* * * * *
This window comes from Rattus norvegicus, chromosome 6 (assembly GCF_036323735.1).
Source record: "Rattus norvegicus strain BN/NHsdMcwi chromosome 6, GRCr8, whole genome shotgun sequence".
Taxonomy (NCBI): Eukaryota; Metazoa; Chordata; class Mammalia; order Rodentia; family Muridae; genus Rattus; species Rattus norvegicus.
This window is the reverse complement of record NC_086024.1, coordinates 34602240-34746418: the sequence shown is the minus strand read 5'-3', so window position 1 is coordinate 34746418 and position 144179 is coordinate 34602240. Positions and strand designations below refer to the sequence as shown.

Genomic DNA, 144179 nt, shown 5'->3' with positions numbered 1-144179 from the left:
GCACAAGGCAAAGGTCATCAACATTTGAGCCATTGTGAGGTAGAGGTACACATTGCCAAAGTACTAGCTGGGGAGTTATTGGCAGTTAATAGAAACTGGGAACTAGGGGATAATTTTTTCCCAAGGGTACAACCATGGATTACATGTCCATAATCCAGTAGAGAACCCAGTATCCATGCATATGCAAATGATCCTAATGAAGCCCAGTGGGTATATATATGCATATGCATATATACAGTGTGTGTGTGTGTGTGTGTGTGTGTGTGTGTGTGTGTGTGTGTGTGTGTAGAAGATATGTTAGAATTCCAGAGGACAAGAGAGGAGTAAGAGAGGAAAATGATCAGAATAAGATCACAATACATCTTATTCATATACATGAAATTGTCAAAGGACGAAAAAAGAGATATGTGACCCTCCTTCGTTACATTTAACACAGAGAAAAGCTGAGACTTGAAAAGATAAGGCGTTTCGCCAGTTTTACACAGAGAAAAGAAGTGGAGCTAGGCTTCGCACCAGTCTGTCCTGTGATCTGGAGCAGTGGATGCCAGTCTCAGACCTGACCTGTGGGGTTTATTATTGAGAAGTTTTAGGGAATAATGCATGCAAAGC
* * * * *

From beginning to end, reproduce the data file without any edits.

This window comes from Rattus norvegicus, chromosome 6 (assembly GCF_036323735.1).
Source record: "Rattus norvegicus strain BN/NHsdMcwi chromosome 6, GRCr8, whole genome shotgun sequence".
Taxonomy (NCBI): Eukaryota; Metazoa; Chordata; class Mammalia; order Rodentia; family Muridae; genus Rattus; species Rattus norvegicus.
This window is the reverse complement of record NC_086024.1, coordinates 34602240-34746418: the sequence shown is the minus strand read 5'-3', so window position 1 is coordinate 34746418 and position 144179 is coordinate 34602240. Positions and strand designations below refer to the sequence as shown.

Genomic DNA, 144179 nt, shown 5'->3' with positions numbered 1-144179 from the left:
GCACAAGGCAAAGGTCATCAACATTTGAGCCATTGTGAGGTAGAGGTACACATTGCCAAAGTACTAGCTGGGGAGTTATTGGCAGTTAATAGAAACTGGGAACTAGGGGATAATTTTTTCCCAAGGGTACAACCATGGATTACATGTCCATAATCCAGTAGAGAACCCAGTATCCATGCATATGCAAATGATCCTAATGAAGCCCAGTGGGTATATATATGCATATGCATATATACAGTGTGTGTGTGTGTGTGTGTGTGTGTGTGTGTGTGTGTGTGTGTGTGTGTAGAAGATATGTTAGAATTCCAGAGGACAAGAGAGGAGTAAGAGAGGAAAATGATCAGAATAAGATCACAATACATCTTATTCATATACATGAAATTGTCAAAGGACGAAAAAAGAGATATGTGACCCTCCTTCGTTACATTTAACACAGAGAAAAGCTGAGACTTGAAAAGATAAGGCGTTTCGCCAGTTTTACACAGAGAAAAGAAGTGGAGCTAGGCTTCGCACCAGTCTGTCCTGTGATCTGGAGCAGTGGATGCCAGTCTCAGACCTGACCTGTGGGGTTTATTATTGAGAAGTTTTAGGGAATAATGCATGCAAAGC